Actor George Clooney was arrested during a protest outside the Sudanese embassy in Washington, D.C. Friday morning.
Pastor Who Granted Sanctuary to Meet with ICE Officials
The Rev. Seth Kaper-Dale, a New Jersey pastor who granted sanctuary to an Indonesian immigrant, is scheduled to meet with a U.S. Immigration and Customs Enforcement public advocate on March 20.
But Kaper-Dale said he remains skeptical given the wording in the invitation.
“It’s an invitation to talk, but [says] ‘you’re breaking the law,’” he said.
Saul Timisela—who fled to the U.S. to escape religious persecution 14 years ago—has now lived in the Reformed Church of Highland Park in Newark, NJ for two weeks, avoiding deportation.
How to Measure the 'Evangelical Vote'
In Tuesday’s Mississippi and Alabama primaries, about eight of 10 voters identified as evangelical, locking in victories for former Sen. Rick Santorum, and proving once again the importance of the evangelicals in the election.
Presidential hopefuls are again battling it out to be the God candidate, but the tide of the so-called “evangelical vote” seems ever-shifting. Santorum—a Catholic—is doing better to court most evangelicals, while former Massachusetts governor Mitt Romney — a Mormon — is beating out Santorum among Catholics. And according to a recent poll, Republicans in the Deep South are still questioning whether President Barack Obama is a Muslim.
But what does the “evangelical vote” even mean anymore? And can any one candidate really claim it? Even with Santorum’s win Tuesday, a significant number still fell into Romney’s column — and that’s just among Republican evangelicals. Obama was able to draw some evangelical support in 2008 and could garner more in November.
Young Evangelicals: Unaffiliated Does Not Always Mean UnChristian
There has been a lot of talk lately — both in the public sphere and most definitely here at the Sojo offices—about young people leaving the church.
I would argue that--while some of my fellow millenials are jumping ship on Christiainity--many are not so much leaving the big-C “Church,” (see my post on the definition of the word), as they are leaving established churches. The surveys show a migration from a particular denomination to “no religion.” To me, that doesn’t say atheist/agnostic; it just says that this generation of Christians doesn’t want to be labeled.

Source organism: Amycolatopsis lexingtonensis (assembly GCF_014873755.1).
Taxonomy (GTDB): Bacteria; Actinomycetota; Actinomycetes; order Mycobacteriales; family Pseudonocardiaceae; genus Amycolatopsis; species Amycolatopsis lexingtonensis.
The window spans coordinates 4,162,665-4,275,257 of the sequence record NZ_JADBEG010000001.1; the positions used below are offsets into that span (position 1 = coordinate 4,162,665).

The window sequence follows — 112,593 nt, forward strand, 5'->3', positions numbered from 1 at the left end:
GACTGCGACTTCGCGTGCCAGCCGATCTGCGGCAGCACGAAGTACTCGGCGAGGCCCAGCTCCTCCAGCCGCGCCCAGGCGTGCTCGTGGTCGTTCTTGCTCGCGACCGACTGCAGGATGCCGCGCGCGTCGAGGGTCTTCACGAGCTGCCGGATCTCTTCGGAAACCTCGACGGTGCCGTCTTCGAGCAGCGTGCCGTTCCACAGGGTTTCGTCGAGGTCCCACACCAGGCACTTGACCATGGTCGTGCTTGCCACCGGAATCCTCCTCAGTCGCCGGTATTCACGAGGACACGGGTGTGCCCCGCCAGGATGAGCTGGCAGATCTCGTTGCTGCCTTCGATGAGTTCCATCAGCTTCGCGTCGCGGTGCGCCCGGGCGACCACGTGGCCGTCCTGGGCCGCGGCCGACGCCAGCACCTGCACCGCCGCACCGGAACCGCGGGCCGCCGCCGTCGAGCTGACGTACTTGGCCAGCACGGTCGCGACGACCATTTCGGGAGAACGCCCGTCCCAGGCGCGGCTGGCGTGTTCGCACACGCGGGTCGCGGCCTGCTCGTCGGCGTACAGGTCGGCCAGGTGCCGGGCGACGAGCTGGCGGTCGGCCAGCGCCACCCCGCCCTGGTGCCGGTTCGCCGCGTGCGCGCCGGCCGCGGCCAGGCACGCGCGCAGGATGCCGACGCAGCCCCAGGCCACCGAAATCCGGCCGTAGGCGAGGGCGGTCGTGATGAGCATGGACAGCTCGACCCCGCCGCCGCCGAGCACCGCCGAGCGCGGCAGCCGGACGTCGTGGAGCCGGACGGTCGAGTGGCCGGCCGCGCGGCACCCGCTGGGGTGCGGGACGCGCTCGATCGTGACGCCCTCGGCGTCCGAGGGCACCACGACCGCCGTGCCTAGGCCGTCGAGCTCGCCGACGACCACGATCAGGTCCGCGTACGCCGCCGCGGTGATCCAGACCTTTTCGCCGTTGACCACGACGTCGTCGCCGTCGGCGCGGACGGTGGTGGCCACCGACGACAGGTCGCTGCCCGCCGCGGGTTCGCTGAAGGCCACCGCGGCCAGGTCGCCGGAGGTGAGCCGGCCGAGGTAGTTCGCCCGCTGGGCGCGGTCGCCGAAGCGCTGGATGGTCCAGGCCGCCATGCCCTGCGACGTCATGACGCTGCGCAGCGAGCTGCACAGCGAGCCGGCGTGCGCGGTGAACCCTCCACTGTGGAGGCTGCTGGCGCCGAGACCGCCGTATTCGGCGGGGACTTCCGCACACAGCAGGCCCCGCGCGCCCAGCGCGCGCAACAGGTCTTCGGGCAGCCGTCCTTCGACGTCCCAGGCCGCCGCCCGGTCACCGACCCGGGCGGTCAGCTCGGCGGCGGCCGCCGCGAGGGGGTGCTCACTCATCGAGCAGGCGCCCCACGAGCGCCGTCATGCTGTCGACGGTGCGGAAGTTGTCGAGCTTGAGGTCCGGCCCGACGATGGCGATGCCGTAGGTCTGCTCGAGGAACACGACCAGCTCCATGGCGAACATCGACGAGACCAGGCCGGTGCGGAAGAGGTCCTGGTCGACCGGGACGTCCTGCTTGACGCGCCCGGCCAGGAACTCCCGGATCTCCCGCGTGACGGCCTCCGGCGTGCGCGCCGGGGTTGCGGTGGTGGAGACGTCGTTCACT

If you look at the numbers, millenials are quitting the church, not quitting Jesus. Unaffiliated does not necessarily mean unChristian.
My generation doesn’t want the “Southern Baptist,” “Wisconsin Evangelical Lutheran Synod,” “Roman Catholic” affiliations thrust upon us. Not only do we disagree with some of the tenants of said denominations, but each title carries all sorts of baggage left at our feet.
We’ve seen post after post listing possible catalysts to twenty-somethings turning away from the religion of our fathers in droves. Presidential hopeful Rick Santorum blames college. The reasons listed here on God’s Politics, in books and by church leaders themselves each probably factor in to some degree.
But I do want to dismiss some of them.
God's Church is Not a Building
What is a church?
Is it the stained-glass windows or welcome bell mounted in the steeple? Is it the straight-backed pews or scent of incense wafting into the narthex? Sunday school classrooms or spaghetti dinners in the basement?
If you view a church as a building, what happens when it goes away?
According to Reuters, 2011 was a record year for church foreclosures:
“Since 2010, 270 churches have been sold after defaulting on their loans, with 90 percent of those sales coming up after a lender-triggered foreclosure, according to the real estate information company CoStar Group," the article reads. "In 2011, 138 churches were sold by banks, an annual record, with no sign that these religious foreclosures are abating, according to CoStar.”
Christians Can Find Humor in 'GCB'
It’s a television show that 1) follows “Desperate Housewives” and 2) only got “meh” ratings for its Sunday premiere, so I was slightly taken aback by the mini-firestorm over ABC’s new “GCB.”
The show, based on the book Good Christian Bitches by Kim Gatlin and starring Annie Potts and Kristin Chenoweth, is getting heat from conservatives and Christian groups for portraying Christians in a poor light for their cattiness, opulence, and overall … well, bitchiness. (Don't worry; I'm female. I get to say that.)
New York City Councilman Peter Vallone is going so far as calling for a boycott of the show, saying,” the title of the show alone is yet another outrageous attack on the Christian faith. Charlie Sheen will be back on ‘Two and a Half Men’ before we see a similar title targeting another religion.”
Contraception and Common Decency
I was raised half-Catholic and half-Southern Baptist in Texas, so Rush Limbaugh made an auditory appearance now and again in my car growing up. One of my early memories was discovering a new term: “feminazis.”
These dangerous women were unkempt, outspoken, and downright ungodly, if you believed Limbaugh. Then I reached about age 14. I was actually going to be a woman and maaaaybe this was kind of insulting. I realized that Limbaugh was often self-admittedly absurd—a shock-jock. I stopped taking him seriously.
So when he spit out his latest attack on women and outrage followed, I wondered whether I should even be surprised. What came out of his mouth was disgusting, but this is a man who doesn’t believe in the existence of sexual harassment.